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Family remains divided one year after first executive order

Four of Mohamed and Mumina's children are here with them in San Diego, but two others, along with their families, remain stuck in Dadaab refugee camp in Kenya.

As we mark one year since the first executive order on refugees was signed, families impacted by this and subsequent policies continue to struggle daily with the heartache of separation and the frustration of not knowing when, or if, they will be reunited with their loved ones. For Mohamed and Mumina, the changes in policy have divided their family between two continents:

Kismayo, the third largest city in Somalia, sits on the coast of the Indian Ocean about 520 miles southwest of Mogadishu. There, Mohamed, Mumina, and their young sons Hassan and Yusuf and their daughter Khadija enjoyed a comfortable life.  

When the Somali Civil War broke out in 1991 and militias began to fight for control of the city, the life they had known and the future they had imagined was shattered. Like thousands of other Somalis, the family was forced to flee, leaving their home behind to escape the violence. Along with their children, aged seven, five, and three at the time, they made the journey to the border with Kenya. Eventually, they registered at Dadaab, a group of five refugee camps in eastern Kenya that soon became the largest in the world, and which still hosts over 200,000 individuals today.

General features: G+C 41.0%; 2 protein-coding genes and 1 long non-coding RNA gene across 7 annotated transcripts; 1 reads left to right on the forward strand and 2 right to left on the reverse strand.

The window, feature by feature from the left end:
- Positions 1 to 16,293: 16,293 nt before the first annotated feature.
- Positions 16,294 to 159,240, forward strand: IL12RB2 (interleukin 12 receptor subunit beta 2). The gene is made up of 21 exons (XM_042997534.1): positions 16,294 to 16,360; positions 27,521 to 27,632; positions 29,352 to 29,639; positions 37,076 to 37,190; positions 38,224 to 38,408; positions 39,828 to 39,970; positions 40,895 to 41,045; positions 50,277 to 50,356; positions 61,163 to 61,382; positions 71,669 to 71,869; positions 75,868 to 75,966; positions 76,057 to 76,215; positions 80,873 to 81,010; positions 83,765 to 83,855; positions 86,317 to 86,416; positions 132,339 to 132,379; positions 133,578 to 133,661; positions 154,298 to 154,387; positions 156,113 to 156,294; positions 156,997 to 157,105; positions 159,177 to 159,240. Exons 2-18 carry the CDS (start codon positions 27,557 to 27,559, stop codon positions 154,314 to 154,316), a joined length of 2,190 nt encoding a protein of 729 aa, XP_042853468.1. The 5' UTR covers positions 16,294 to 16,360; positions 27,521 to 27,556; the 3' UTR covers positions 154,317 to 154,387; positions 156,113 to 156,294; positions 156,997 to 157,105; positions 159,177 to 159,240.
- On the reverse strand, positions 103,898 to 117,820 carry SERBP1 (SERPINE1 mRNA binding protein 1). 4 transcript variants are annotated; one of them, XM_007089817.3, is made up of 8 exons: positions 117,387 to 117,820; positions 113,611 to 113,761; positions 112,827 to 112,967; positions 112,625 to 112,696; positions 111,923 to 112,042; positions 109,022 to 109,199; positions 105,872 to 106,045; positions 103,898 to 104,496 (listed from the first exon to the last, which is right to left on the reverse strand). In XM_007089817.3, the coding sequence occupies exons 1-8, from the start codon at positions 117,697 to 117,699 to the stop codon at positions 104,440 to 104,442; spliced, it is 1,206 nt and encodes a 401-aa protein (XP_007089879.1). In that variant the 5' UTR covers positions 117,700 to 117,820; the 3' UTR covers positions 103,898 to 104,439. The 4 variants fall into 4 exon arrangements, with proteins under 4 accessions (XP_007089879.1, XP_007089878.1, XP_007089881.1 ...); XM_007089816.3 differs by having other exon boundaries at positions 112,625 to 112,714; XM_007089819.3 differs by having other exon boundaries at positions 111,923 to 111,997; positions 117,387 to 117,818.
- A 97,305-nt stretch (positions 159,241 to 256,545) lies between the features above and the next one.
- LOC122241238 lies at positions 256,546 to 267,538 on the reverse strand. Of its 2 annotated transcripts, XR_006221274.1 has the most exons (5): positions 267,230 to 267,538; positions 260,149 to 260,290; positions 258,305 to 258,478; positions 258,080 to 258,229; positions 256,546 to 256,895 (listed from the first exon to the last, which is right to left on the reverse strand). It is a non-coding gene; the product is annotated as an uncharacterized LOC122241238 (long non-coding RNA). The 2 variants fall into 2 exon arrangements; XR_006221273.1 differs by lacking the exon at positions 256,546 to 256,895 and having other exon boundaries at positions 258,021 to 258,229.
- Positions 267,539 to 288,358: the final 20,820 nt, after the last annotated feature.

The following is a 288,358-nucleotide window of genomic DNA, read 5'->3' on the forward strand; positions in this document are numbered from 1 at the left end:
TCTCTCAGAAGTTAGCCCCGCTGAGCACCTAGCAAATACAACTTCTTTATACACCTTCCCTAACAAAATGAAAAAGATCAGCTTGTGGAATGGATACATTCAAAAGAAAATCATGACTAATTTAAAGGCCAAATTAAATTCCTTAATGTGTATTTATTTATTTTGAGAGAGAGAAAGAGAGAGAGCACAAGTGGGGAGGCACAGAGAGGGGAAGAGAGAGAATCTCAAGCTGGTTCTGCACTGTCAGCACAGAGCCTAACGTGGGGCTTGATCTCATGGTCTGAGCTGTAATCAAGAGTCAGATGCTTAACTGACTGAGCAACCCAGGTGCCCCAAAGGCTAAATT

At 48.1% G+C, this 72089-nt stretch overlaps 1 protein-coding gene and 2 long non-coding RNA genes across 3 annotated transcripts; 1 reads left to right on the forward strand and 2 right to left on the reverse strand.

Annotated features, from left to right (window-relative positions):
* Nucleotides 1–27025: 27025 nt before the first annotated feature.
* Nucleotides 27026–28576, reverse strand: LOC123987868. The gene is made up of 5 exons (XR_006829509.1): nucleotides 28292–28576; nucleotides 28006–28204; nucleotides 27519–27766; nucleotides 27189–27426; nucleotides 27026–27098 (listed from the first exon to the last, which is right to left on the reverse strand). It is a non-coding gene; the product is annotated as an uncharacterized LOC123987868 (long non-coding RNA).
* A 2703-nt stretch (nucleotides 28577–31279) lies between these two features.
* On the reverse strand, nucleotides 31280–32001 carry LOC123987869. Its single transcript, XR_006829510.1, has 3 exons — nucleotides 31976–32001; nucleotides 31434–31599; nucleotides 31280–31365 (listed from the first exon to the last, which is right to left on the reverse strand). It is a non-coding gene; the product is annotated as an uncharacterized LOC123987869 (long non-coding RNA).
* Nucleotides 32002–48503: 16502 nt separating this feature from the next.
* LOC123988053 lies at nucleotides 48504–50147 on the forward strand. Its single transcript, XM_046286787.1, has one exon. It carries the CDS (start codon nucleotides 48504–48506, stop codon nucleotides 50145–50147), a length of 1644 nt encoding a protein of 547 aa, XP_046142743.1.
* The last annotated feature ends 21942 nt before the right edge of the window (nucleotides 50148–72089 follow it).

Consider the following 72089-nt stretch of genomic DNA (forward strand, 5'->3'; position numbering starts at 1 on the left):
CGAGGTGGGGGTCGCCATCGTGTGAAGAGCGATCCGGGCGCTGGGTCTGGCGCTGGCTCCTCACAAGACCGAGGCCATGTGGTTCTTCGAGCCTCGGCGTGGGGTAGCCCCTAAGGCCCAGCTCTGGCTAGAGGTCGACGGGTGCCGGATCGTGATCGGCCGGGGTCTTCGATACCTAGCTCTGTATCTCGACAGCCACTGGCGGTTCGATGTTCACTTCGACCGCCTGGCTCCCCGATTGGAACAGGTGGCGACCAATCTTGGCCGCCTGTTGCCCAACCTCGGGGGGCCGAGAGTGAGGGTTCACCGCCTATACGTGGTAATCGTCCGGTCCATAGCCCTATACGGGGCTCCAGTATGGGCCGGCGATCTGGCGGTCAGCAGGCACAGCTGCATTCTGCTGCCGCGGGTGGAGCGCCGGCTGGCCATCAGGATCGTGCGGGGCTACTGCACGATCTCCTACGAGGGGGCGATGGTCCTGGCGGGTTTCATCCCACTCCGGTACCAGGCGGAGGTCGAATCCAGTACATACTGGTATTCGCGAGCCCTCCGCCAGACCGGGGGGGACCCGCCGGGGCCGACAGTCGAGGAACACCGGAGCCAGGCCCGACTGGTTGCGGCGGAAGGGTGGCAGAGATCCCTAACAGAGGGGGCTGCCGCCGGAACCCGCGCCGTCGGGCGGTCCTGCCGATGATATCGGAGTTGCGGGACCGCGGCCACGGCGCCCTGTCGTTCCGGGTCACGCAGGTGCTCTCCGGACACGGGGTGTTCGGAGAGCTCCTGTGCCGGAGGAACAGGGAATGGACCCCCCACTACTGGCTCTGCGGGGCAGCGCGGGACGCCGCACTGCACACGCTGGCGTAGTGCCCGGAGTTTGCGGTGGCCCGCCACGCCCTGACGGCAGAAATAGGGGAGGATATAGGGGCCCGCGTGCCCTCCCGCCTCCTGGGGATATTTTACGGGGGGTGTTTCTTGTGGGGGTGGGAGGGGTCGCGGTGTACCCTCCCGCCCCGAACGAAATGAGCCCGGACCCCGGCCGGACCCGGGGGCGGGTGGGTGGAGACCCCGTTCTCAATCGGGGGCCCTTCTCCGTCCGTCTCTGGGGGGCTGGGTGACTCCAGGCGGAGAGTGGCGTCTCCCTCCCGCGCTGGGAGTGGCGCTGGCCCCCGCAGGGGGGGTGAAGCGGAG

They would remain there for the next 26 years.

As time carried on the family grew, welcoming three more children, Farah, Fartun, and Najmo. The older children, Khadija and Hassan, married and had families of their own. But all of their lives were on hold – restricted within the borders of the camp and reliant on the support of the UN to get by.  At home, Mohamed worked in construction to support his family, building homes in Kismayo. But in the camp he says “there was no chance to be self-sufficient, you had to accept what they gave you and that was it.” Insufficient food supplies and security issues were frequent concerns and educational opportunities were very limited.